I finally understand Yo

Abhinav Chhikara
Oct 8, 2014 · 5 min read

Now that the rage has died down from Yo’s million dollar funding, it would be a good time to write a bit about what I feel about the app. To me and many others, Yo was that new ridiculous app that we just had to download for the novelty. Initially I convinced a bunch of people to download it and would send them yos from time to time. It was fun, but I had no idea what the founders’ plan to do with it was. Clearly they had an idea in mind, and it was beyond what the app did at the moment.

In comes the Yo Index. Services that would send you a notification based on event triggers, either set up by you (yo when my cat eats food), or general events (Marc Andreessen starts a tweet storm). I could see the use of that, and it made sense to me. Yo also added a new feature that allows a link to be attached to a yo, with a small visual indicator (*) keeping the experience intact.

Problem

How do I, as a service, instantly connect with a mobile user on his phone?

How do I, as a user, do something by just pressing a button?

Solution

  1. Get a Yo when things happen

Event trigger sends out a Yo. The trigger could be a new YouTube video, a new Instagram upload, a startup getting acquired, rain in San Francisco and so on. As long as you knew what account was yoing you, you could use that information well.

2. Send a Yo to do things

Sending a Yo triggers an event. The event could be Yo to send a particular text, switch your lights on and off and so on. Yo could be used as a remote control for things. Quite literally, I could have a screen on my android with Yo tile widgets that triggered actions.

Yo + IFTTT = Magic

This allows you to plug and play with yo notifications across multiple channels and triggers. By letting users of the service do a lot more with their Yos, they were opening up the field for experimentation by letting users define what they use it for.
So not only could you use the API and listed services on YoIndex, but you could also create your own recipes for cool things.

https://ifttt.com/recipes/hot?channel=yo

Competitors

No, I’m not talking about Hodor and the other clones here. I’m talking about Drop and Ping.

Drop is this cool app I noticed on Product Hunt the other day while Ping is a mysterious side project by the team behind Secret. Both are minimalist in design, and at first glance might not seem connected to Yo at all. They’re a more accessible version of two of Yo’s most valuable abilities: the notification and the Yo Index. They don’t require a signup, are very straightforward in getting you to subscribe to channels, and have more descriptive notifications.

Drop has a list of publication channels (Techcrunch, Wired, NYT etc) as well as other channels (Game Of Thrones, Suits) that you can subscribe to. They let you create your own multiple channels and send out individual Yos.. I mean drops through each.

http://justdrop.co/

Ping has a list of channels that you can be subscribed to, and they release new ones every once in a while. Their cryptic app store descriptions add to the mystery and their design is essentially two screens, one with notifications and the other with channels. They’ve got some really cool animations too, especially the rainbow gradient effect on text scroll.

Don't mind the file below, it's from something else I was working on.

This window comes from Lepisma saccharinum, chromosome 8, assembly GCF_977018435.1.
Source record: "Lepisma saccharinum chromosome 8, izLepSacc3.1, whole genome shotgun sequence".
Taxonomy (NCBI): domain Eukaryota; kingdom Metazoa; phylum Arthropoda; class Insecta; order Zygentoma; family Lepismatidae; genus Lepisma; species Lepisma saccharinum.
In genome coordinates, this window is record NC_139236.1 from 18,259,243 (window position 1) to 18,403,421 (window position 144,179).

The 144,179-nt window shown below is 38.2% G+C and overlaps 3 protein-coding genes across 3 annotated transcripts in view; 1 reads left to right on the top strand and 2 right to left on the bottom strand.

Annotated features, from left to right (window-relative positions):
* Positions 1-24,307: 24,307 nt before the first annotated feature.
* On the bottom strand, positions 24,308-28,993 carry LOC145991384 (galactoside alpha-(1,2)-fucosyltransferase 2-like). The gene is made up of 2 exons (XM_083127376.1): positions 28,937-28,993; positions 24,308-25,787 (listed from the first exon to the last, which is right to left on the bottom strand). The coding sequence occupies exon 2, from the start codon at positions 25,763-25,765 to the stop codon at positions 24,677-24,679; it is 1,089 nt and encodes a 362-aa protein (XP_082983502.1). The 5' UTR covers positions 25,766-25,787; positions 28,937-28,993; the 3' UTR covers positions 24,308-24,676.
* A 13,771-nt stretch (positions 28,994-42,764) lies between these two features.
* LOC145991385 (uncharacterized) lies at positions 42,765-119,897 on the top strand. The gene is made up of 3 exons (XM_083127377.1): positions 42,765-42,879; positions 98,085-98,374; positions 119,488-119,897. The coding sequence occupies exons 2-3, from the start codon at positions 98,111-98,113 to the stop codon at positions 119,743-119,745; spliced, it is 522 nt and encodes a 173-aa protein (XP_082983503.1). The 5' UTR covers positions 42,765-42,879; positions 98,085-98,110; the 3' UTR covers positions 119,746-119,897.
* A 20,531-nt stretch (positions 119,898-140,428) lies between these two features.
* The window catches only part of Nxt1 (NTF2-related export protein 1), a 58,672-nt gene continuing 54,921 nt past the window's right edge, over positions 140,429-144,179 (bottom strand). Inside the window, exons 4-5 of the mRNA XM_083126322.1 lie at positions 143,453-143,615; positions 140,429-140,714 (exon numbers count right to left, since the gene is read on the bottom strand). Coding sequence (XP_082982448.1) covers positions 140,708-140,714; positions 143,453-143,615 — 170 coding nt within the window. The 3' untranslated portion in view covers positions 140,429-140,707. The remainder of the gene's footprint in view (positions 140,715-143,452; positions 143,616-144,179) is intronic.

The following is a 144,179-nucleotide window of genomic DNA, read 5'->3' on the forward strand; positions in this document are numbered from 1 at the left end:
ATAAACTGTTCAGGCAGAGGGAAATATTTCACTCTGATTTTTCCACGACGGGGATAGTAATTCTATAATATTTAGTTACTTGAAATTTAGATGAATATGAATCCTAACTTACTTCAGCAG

http://iamping.com/


Why are notifications so valuable?

The notification drawer is prime real estate. I for one always give immediate attention to anything that shows up there (This might have to do with my obsessive habit of keeping the drawer clean.)

You might be reading an article on your browser, get a notification from your email client, reply, and get back to the article. Or you might respond to a text as it comes, and then continue what you were doing. The ‘notification interruption’ is even more exaggerated in apps like Facebook Messenger which have the permission to draw over anything you’re doing in the form of chat heads (drawing over other apps is Android only).

You’ll also read a lot of articles about how Yo is all about ‘zero character communication’, but that’s just one thing it does, just like you can ‘Like’ on Facebook and could ‘nudge’ on Yahoo Messenger (remember remember?). But no doubt, there are some use cases there like a missed call or notifying someone.

Notifications are also going to get a lot more relevant if smart watches become a thing. They aren’t great for doing everything your mobile phone can, but are pretty good for contextual stuff.

Google Now showing info when you need it, Apple Watch sending doodles to your friends, or yo-ing to control your lights from your wrist. Yo’s recent launch for Android Wear shows that the company’s vision is exactly that.

Yo is scaling fast and adding a lot of features while doing so. Hashtags, trending, profiles, location etc. My questions/concerns would be

  1. How well does simplicity scale — Will Yo’s simple UI be a disadvantage while adding newer features? It already feels a bit clunky to me with the numerous new interactions, features and the use of blocky Montserrat text for each and every thing.
  2. Will other competing apps successfully use Yo’s simplicity restrictions to their advantage? Ping and Drop may not be exactly Yo, but they’re getting to Yo’s core set of features in a refined way.

Oh well, only time will tell .


Do you even Yo bro? Tweet me @AbhinavChhikara, I’d love to hear what your thoughts are.

Or you know, just Yo. My id is ABH1.

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    Abhinav Chhikara

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    Building communities, exploring networks. Head of Design @unacademy

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